Twisted stories are the worst of all, because they portray good as evil and evil as good- they actually glorify evil. Pudewa did not give any specific examples of children’s fiction that is “twisted”, but I would lump Phillip Pullman’s His Dark Materials (the trilogy that includes The Golden Compass) into this category, as Pullman himself has said that these books are all about “killing God.”
Stories with inverted archetypes are an especially dangerous form of twisted literature, because they subtly disrupt the entire universe. An archetype is an idea that is represented in an image or a concept. For example, dragons have, since time eternal, represented evil. Stories wherein the dragons are “nice,” “tame,” or “friendly,” and who must win over the minds of closed-minded civilians whom just don’t understand them, are an example of inverted archetypal literature. These stories abound in libraries, schools, and bookstores, and most teachers and parents who use them don’t have any idea that they are, unwittingly, undermining Truth by sharing such stories with children.
The Twilight books by Stephenie Meyer are good examples of archetype inversions (vampires who really want to be good, but are trapped in their vampire bodies outside of their will). Look, I know. I read all of Twilight and I think I even admitted to that on this blog. I told you- I’m learning! I’m just as vulnerable as anyone else! That’s why I’m trying so hard to build up my own understanding of what literature does to our souls, so that I can build that up in my own self and in my children.
Pudewa says that literature is the most direct line toward forming the soul of a person. It reaches us in places where art and music do not. It stays with us. It literally forms us. That is why it is so crucial that we be selective about the literary fare we offer to our kids.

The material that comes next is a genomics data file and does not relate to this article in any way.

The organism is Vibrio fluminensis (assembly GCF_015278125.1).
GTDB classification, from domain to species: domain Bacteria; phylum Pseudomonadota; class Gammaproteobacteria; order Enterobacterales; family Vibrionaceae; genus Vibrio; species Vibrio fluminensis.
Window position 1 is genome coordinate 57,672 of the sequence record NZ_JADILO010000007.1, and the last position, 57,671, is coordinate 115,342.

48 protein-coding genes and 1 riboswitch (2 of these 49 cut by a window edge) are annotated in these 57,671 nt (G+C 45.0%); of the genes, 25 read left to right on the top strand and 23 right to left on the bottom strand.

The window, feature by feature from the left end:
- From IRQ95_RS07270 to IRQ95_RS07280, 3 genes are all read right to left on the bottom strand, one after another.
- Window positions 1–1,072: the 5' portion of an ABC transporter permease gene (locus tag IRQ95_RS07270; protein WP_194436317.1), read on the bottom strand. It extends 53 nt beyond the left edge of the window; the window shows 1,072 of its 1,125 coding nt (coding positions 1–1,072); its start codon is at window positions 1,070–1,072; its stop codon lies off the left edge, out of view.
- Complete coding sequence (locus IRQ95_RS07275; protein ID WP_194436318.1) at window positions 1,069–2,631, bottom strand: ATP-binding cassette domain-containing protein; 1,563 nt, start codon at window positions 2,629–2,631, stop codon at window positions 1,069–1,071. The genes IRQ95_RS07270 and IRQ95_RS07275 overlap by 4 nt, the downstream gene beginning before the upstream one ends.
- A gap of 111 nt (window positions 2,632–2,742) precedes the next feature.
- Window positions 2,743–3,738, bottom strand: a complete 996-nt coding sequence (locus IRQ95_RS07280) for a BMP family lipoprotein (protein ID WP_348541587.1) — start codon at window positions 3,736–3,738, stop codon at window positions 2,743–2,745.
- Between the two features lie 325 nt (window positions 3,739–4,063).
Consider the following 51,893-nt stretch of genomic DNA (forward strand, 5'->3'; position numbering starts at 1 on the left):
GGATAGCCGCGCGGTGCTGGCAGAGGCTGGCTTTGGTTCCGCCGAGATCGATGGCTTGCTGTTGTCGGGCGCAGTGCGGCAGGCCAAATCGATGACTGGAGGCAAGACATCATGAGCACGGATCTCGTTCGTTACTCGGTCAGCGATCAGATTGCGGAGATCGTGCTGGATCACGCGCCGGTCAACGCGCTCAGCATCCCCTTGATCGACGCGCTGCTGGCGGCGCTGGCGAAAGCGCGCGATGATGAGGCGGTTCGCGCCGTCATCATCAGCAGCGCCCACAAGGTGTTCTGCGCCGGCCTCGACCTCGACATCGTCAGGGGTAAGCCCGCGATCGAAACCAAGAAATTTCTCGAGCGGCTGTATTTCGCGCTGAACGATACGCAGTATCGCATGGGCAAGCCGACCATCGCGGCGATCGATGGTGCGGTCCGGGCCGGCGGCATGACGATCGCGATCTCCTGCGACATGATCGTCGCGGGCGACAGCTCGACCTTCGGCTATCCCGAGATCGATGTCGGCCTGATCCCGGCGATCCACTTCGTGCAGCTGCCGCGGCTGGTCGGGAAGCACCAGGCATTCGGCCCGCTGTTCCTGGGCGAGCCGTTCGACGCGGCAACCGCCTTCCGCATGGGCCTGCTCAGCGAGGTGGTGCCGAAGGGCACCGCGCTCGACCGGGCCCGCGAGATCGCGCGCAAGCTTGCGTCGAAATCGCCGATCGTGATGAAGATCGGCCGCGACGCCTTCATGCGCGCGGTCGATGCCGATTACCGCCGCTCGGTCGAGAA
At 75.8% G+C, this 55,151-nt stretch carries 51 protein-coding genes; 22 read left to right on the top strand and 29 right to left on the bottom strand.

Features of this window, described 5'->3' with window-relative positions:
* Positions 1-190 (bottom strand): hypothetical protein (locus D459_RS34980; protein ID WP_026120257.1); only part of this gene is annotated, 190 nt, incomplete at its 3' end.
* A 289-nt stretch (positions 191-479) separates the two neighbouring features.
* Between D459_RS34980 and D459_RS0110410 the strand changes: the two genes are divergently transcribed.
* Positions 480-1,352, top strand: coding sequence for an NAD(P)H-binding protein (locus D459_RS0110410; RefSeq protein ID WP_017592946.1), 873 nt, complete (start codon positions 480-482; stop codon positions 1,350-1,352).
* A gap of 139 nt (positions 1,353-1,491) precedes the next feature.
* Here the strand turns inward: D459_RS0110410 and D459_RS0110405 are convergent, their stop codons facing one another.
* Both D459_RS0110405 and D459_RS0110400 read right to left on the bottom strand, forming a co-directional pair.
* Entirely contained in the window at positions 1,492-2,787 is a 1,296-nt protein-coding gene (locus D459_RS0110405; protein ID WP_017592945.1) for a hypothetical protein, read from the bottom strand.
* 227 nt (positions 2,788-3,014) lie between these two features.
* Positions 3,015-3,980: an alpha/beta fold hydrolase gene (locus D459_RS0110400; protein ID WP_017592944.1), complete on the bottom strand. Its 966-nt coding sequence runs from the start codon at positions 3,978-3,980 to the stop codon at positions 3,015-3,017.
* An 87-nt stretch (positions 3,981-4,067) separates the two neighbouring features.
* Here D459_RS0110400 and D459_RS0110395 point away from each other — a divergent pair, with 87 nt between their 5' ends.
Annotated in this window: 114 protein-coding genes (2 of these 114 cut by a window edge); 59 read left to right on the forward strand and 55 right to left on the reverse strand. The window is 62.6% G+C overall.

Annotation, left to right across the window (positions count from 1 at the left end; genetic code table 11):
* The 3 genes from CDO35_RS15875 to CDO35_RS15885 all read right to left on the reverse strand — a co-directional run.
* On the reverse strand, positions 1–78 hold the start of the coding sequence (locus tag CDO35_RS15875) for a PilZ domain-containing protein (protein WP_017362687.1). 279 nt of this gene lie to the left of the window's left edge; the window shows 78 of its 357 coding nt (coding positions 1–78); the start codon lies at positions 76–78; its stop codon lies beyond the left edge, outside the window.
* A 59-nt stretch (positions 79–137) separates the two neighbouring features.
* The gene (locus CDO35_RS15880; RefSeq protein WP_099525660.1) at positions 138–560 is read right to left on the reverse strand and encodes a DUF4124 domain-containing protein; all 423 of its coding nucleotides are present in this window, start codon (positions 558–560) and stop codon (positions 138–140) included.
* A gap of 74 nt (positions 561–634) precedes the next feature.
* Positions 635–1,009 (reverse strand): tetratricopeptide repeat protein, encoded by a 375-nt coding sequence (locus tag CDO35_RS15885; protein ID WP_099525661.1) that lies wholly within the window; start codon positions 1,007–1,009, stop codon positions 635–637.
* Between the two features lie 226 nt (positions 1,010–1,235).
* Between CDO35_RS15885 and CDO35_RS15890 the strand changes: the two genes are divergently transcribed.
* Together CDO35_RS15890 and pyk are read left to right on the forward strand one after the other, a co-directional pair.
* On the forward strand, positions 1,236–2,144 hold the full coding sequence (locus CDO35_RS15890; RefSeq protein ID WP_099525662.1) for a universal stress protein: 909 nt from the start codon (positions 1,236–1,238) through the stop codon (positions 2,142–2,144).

Phew! I think I’ve talked (more than) enough. I’ve gone on and on, but what I really want to do is have a discussion. What were your thoughts after listening to Andrew Pudewa’s lecture? How can we grab hold of this and use it to cultivate the Moral Imagination in both ourselves and our children?
I’ve had to put that dang-blasted word verification in the combox, and I apologize for that. It makes leaving a comment just one step more cumbersome, but I hope you’ll join in the conversation anyway. (Trust me, if I take it down, our conversation will be overrun by spammers who are…er… not as interested in moral anything let alone the moral imagination!)
Over the next week or two, I’m going to be taking notes on the first chapter of Vigen Guroian’s Tending the Heart of Virtue: How Classic Stories Awaken a Child’s Moral Imagination. I’ll post my thoughts in a few weeks, and we can keep talking.
Oh, and hey- I’m glad you’re here.